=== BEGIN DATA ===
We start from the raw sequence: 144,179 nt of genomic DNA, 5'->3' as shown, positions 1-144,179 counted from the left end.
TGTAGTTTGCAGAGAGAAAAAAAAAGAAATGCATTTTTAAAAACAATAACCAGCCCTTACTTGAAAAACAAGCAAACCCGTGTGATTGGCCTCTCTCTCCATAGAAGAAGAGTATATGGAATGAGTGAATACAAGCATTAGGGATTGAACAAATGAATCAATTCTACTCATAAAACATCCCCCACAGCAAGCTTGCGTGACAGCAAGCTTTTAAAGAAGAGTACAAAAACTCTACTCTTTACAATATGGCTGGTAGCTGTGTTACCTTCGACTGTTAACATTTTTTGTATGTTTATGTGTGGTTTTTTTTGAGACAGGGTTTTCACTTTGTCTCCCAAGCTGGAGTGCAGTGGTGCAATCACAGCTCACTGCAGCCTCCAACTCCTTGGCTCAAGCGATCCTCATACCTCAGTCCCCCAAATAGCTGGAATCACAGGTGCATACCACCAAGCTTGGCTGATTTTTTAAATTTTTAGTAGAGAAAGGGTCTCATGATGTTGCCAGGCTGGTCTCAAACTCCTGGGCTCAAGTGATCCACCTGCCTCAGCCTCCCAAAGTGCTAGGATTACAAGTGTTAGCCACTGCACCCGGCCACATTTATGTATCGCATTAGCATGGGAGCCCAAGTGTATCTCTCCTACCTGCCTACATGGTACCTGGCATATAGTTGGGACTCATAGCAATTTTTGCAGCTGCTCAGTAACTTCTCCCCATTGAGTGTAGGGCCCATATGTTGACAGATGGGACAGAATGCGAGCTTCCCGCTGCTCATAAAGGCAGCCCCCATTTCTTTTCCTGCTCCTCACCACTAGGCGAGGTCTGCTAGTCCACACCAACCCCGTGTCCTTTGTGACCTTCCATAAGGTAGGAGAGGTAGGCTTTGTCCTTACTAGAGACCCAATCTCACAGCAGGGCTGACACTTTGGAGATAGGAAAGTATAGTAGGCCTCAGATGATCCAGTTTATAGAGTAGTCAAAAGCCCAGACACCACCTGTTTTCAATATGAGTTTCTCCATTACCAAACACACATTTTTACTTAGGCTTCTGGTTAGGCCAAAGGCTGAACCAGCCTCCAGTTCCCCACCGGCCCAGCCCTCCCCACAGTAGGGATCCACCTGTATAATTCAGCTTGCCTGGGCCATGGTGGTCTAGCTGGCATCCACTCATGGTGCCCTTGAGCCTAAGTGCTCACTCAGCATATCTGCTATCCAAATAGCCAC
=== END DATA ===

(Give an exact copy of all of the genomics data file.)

We start from the raw sequence: 144,179 nt of genomic DNA, 5'->3' as shown, positions 1-144,179 counted from the left end.
TGTAGTTTGCAGAGAGAAAAAAAAAGAAATGCATTTTTAAAAACAATAACCAGCCCTTACTTGAAAAACAAGCAAACCCGTGTGATTGGCCTCTCTCTCCATAGAAGAAGAGTATATGGAATGAGTGAATACAAGCATTAGGGATTGAACAAATGAATCAATTCTACTCATAAAACATCCCCCACAGCAAGCTTGCGTGACAGCAAGCTTTTAAAGAAGAGTACAAAAACTCTACTCTTTACAATATGGCTGGTAGCTGTGTTACCTTCGACTGTTAACATTTTTTGTATGTTTATGTGTGGTTTTTTTTGAGACAGGGTTTTCACTTTGTCTCCCAAGCTGGAGTGCAGTGGTGCAATCACAGCTCACTGCAGCCTCCAACTCCTTGGCTCAAGCGATCCTCATACCTCAGTCCCCCAAATAGCTGGAATCACAGGTGCATACCACCAAGCTTGGCTGATTTTTTAAATTTTTAGTAGAGAAAGGGTCTCATGATGTTGCCAGGCTGGTCTCAAACTCCTGGGCTCAAGTGATCCACCTGCCTCAGCCTCCCAAAGTGCTAGGATTACAAGTGTTAGCCACTGCACCCGGCCACATTTATGTATCGCATTAGCATGGGAGCCCAAGTGTATCTCTCCTACCTGCCTACATGGTACCTGGCATATAGTTGGGACTCATAGCAATTTTTGCAGCTGCTCAGTAACTTCTCCCCATTGAGTGTAGGGCCCATATGTTGACAGATGGGACAGAATGCGAGCTTCCCGCTGCTCATAAAGGCAGCCCCCATTTCTTTTCCTGCTCCTCACCACTAGGCGAGGTCTGCTAGTCCACACCAACCCCGTGTCCTTTGTGACCTTCCATAAGGTAGGAGAGGTAGGCTTTGTCCTTACTAGAGACCCAATCTCACAGCAGGGCTGACACTTTGGAGATAGGAAAGTATAGTAGGCCTCAGATGATCCAGTTTATAGAGTAGTCAAAAGCCCAGACACCACCTGTTTTCAATATGAGTTTCTCCATTACCAAACACACATTTTTACTTAGGCTTCTGGTTAGGCCAAAGGCTGAACCAGCCTCCAGTTCCCCACCGGCCCAGCCCTCCCCACAGTAGGGATCCACCTGTATAATTCAGCTTGCCTGGGCCATGGTGGTCTAGCTGGCATCCACTCATGGTGCCCTTGAGCCTAAGTGCTCACTCAGCATATCTGCTATCCAAATAGCCAC